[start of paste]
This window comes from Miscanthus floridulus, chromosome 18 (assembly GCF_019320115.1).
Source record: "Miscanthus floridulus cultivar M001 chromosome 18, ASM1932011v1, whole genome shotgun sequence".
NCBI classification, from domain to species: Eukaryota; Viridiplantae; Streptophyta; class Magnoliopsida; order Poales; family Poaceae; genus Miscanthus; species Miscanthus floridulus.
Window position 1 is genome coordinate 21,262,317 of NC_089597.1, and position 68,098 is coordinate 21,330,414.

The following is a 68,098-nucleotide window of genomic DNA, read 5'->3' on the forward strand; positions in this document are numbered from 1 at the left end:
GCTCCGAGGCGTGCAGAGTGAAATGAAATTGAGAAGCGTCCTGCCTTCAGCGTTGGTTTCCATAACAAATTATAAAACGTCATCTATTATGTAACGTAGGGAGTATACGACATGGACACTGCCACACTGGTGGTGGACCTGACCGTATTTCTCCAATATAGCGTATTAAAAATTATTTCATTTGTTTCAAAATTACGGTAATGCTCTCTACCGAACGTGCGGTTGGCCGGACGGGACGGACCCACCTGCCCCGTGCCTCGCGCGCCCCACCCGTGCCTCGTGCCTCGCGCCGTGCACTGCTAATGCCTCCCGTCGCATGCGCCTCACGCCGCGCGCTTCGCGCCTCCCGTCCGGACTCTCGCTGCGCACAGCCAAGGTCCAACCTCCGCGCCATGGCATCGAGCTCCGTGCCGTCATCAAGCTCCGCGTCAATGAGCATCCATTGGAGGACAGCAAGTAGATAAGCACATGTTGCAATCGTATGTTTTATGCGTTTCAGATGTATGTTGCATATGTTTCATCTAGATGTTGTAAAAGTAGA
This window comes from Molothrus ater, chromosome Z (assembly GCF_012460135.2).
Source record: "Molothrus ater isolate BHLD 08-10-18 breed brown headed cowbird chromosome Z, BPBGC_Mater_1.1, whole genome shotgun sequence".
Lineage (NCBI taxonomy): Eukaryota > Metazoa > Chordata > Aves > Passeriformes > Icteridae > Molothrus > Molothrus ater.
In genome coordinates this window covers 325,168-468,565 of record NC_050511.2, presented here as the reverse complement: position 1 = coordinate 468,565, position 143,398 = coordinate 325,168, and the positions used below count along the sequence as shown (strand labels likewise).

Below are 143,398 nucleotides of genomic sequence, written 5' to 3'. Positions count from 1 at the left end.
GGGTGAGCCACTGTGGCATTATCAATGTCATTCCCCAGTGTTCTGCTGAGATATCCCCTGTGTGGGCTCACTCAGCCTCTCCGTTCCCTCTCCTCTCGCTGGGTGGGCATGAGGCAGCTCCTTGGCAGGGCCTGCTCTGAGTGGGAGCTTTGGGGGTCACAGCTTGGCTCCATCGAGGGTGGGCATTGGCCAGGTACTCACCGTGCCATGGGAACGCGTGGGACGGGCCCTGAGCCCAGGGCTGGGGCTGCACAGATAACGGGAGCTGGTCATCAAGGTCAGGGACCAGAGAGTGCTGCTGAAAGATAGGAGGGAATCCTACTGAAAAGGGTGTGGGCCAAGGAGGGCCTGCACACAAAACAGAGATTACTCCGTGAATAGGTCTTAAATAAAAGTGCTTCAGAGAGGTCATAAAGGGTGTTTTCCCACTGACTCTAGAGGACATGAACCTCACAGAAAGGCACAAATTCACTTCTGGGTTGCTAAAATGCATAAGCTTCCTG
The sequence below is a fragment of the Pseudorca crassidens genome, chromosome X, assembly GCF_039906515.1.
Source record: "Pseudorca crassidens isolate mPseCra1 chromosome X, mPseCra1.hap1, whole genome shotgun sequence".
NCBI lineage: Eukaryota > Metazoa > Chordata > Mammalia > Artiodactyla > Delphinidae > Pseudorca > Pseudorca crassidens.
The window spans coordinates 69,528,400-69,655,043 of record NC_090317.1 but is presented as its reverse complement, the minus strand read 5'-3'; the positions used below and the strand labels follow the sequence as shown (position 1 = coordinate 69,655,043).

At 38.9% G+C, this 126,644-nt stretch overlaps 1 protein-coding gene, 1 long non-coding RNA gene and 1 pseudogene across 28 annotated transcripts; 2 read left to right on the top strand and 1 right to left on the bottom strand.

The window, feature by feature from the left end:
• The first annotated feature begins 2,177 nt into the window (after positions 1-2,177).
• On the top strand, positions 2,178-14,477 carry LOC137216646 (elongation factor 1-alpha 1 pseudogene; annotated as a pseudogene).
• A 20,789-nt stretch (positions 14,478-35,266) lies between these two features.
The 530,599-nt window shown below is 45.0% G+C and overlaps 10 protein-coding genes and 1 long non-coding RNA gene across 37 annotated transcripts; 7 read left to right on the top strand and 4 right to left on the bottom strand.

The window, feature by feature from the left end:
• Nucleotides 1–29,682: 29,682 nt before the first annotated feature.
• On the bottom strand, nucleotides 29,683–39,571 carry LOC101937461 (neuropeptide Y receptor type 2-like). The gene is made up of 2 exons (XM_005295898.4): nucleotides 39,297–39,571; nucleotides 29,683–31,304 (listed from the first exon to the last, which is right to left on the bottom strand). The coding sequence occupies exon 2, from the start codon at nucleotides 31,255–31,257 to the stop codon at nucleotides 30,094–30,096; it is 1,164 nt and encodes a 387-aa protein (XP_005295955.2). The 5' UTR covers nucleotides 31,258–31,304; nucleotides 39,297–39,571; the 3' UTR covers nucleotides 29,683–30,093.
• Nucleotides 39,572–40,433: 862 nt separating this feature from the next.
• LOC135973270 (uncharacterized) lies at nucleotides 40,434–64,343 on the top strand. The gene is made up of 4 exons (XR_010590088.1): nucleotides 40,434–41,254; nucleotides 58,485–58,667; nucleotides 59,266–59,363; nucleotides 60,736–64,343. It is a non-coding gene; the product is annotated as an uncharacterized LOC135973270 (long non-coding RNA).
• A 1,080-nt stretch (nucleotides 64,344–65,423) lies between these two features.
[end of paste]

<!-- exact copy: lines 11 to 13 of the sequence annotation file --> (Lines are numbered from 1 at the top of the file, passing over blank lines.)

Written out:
Below are 143,398 nucleotides of genomic sequence, written 5' to 3'. Positions count from 1 at the left end.
GGGTGAGCCACTGTGGCATTATCAATGTCATTCCCCAGTGTTCTGCTGAGATATCCCCTGTGTGGGCTCACTCAGCCTCTCCGTTCCCTCTCCTCTCGCTGGGTGGGCATGAGGCAGCTCCTTGGCAGGGCCTGCTCTGAGTGGGAGCTTTGGGGGTCACAGCTTGGCTCCATCGAGGGTGGGCATTGGCCAGGTACTCACCGTGCCATGGGAACGCGTGGGACGGGCCCTGAGCCCAGGGCTGGGGCTGCACAGATAACGGGAGCTGGTCATCAAGGTCAGGGACCAGAGAGTGCTGCTGAAAGATAGGAGGGAATCCTACTGAAAAGGGTGTGGGCCAAGGAGGGCCTGCACACAAAACAGAGATTACTCCGTGAATAGGTCTTAAATAAAAGTGCTTCAGAGAGGTCATAAAGGGTGTTTTCCCACTGACTCTAGAGGACATGAACCTCACAGAAAGGCACAAATTCACTTCTGGGTTGCTAAAATGCATAAGCTTCCTG
The sequence below is a fragment of the Pseudorca crassidens genome, chromosome X, assembly GCF_039906515.1.